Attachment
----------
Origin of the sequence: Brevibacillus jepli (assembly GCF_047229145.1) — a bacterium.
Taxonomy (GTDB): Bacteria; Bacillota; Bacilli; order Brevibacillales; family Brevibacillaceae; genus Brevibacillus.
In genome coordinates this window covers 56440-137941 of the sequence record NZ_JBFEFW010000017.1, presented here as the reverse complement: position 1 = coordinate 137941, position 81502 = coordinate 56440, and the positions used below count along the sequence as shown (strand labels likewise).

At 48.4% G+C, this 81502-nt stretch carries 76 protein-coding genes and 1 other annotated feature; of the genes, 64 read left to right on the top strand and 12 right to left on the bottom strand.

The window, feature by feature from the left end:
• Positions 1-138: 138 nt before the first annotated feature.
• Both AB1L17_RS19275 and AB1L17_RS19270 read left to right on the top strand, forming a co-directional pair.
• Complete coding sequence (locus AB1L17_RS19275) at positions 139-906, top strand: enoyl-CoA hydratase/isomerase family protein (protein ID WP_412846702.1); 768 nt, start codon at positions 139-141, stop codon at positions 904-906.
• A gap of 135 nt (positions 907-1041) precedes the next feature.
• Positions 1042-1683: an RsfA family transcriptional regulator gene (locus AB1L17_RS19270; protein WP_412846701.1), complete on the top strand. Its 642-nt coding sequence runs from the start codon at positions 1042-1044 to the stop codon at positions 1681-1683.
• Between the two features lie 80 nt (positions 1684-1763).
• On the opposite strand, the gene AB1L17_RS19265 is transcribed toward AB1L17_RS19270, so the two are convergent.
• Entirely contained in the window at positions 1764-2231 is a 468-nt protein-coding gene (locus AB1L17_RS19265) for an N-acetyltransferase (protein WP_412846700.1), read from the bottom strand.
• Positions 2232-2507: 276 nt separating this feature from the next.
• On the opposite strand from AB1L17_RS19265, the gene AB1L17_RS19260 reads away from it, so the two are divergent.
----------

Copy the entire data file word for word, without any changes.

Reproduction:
Origin of the sequence: Brevibacillus jepli (assembly GCF_047229145.1) — a bacterium.
Taxonomy (GTDB): Bacteria; Bacillota; Bacilli; order Brevibacillales; family Brevibacillaceae; genus Brevibacillus.
In genome coordinates this window covers 56440-137941 of the sequence record NZ_JBFEFW010000017.1, presented here as the reverse complement: position 1 = coordinate 137941, position 81502 = coordinate 56440, and the positions used below count along the sequence as shown (strand labels likewise).

At 48.4% G+C, this 81502-nt stretch carries 76 protein-coding genes and 1 other annotated feature; of the genes, 64 read left to right on the top strand and 12 right to left on the bottom strand.

The window, feature by feature from the left end:
• Positions 1-138: 138 nt before the first annotated feature.
• Both AB1L17_RS19275 and AB1L17_RS19270 read left to right on the top strand, forming a co-directional pair.
• Complete coding sequence (locus AB1L17_RS19275) at positions 139-906, top strand: enoyl-CoA hydratase/isomerase family protein (protein ID WP_412846702.1); 768 nt, start codon at positions 139-141, stop codon at positions 904-906.
• A gap of 135 nt (positions 907-1041) precedes the next feature.
• Positions 1042-1683: an RsfA family transcriptional regulator gene (locus AB1L17_RS19270; protein WP_412846701.1), complete on the top strand. Its 642-nt coding sequence runs from the start codon at positions 1042-1044 to the stop codon at positions 1681-1683.
• Between the two features lie 80 nt (positions 1684-1763).
• On the opposite strand, the gene AB1L17_RS19265 is transcribed toward AB1L17_RS19270, so the two are convergent.
• Entirely contained in the window at positions 1764-2231 is a 468-nt protein-coding gene (locus AB1L17_RS19265) for an N-acetyltransferase (protein WP_412846700.1), read from the bottom strand.
• Positions 2232-2507: 276 nt separating this feature from the next.
• On the opposite strand from AB1L17_RS19265, the gene AB1L17_RS19260 reads away from it, so the two are divergent.